With clear skies in the forecast, we elected to sleep out under the stars. As late evening approached a kayak club from OK City floated by, asking about camping down river. As a native Texan, my gut reaction was to put on a drawl, spit and say, “Hit’s gettin’ dark… Y’all best be movin’ along.” Then I’d take a prolonged swig of beer, allowing a good amount to dribble down my chin and sleeveless shirt, eyeing them all the while. Maybe it was the lovely evening, but we broke tradition and were friendly to our northern neighbors. “There’s plenty of room for another camp along this bank!” I said.
I lit the fire as night fell. Dry tinder was abundant amongst the green grass, so we had a roaring campfire by the time the first bright stars appeared. In a skillet, we fried up provolone mushrooms followed by hotdogs, which we wrapped in tortillas because someone (me) had forgotten the buns. Regardless, it was all delicious as most otherwise mundane meals are in the outdoors. I read aloud a few passages from Goodbye to a River, the 1960 John Graves book, which inspired our trip to this section of the Brazos. He talked about doubting the dark sky, the bite of the wind and the foreboding — even dangerous — looking rapids below. “But rivers tend to look that way when you start a trip…” Graves wrote. Luckily for us, the weather was perfect, but I knew what he meant. With any bold trip, mixed in with the joy and excitement, there is always a feeling of trepidation that can border on dread if you let it. I expect I’ll have those same feelings in the weeks to come, but not that first night on the Brazos.
The night grew chilly, but the embers did their job. We stared up at the constellations, listening to the fire pop and the Okies laugh from down the bank. Dad pointed out the North Star. “How do you find it again?” I asked. He gestured towards the Big Dipper. “Follow those two stars from the end of the dipper, they point right at it.” Sure enough, it worked. All my nights camping, time in Boy Scouts and stargazing from our country place and I just now learned this simple trick. How is that possible? Laying down on our tarp and sleeping bags, we looked for shooting stars before falling asleep. You don’t require any knowhow to see them, just a clear night away from the city lights.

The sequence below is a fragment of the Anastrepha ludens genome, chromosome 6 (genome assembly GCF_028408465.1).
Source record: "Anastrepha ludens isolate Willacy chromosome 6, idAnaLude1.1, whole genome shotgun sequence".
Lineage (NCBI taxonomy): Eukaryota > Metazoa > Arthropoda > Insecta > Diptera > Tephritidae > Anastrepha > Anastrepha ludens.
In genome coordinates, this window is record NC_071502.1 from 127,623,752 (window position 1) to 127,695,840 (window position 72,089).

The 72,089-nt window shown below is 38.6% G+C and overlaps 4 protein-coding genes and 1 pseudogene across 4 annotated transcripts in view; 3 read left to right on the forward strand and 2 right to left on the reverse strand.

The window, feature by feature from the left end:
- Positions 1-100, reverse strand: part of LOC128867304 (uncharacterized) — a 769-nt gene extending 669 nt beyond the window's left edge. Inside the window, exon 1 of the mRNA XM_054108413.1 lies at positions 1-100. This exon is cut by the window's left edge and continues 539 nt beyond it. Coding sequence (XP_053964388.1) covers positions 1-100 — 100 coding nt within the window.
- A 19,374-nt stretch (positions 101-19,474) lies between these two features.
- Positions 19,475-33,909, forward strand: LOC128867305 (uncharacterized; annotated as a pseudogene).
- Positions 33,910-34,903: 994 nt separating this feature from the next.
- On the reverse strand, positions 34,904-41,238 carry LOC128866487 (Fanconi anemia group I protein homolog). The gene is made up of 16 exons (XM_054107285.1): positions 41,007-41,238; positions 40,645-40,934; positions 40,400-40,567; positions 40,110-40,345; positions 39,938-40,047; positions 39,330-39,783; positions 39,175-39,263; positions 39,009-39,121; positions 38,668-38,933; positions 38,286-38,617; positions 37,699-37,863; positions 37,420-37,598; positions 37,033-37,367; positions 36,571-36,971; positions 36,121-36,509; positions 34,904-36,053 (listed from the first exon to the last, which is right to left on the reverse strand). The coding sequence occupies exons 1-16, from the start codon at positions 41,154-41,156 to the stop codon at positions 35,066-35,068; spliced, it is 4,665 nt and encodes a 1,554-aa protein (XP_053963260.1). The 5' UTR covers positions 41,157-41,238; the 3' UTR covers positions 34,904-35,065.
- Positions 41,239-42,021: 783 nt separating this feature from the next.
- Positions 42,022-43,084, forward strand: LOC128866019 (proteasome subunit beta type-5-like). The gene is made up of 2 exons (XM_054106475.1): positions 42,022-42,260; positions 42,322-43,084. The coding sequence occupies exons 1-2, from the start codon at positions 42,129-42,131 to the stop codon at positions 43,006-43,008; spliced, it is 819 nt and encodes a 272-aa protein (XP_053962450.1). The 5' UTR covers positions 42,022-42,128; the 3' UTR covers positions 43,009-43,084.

We stirred throughout the chilly night. Dad woke up, at 4am, to the sound of chomping. As his eyes adjusted, the moonlight revealed a huge bull with twisted horns grazing 30-feet away. Dad sat up and the cow spooked. Fortunately, the bull tore off in the other direction rather than charging towards us and trampling me in my sleep, which could have very well ruined the weekend.
It was still dark when I awoke to the sound of wild turkeys gobbling. A little irritated, but mostly amused, I pulled a shirt over my head and fell back asleep. When I re-awoke a few hours later, it was a bright, dewy, glorious Texas morning. A chorus of songbirds, turkey noises and mooing cows filled the cool air. Dad’s sleeping bag was empty; he was off taking photos of birds and a beaver he spotted swimming upriver. We took our time breaking camp, enjoying the spring-like morning with all its singing, chattering and gobbling perks.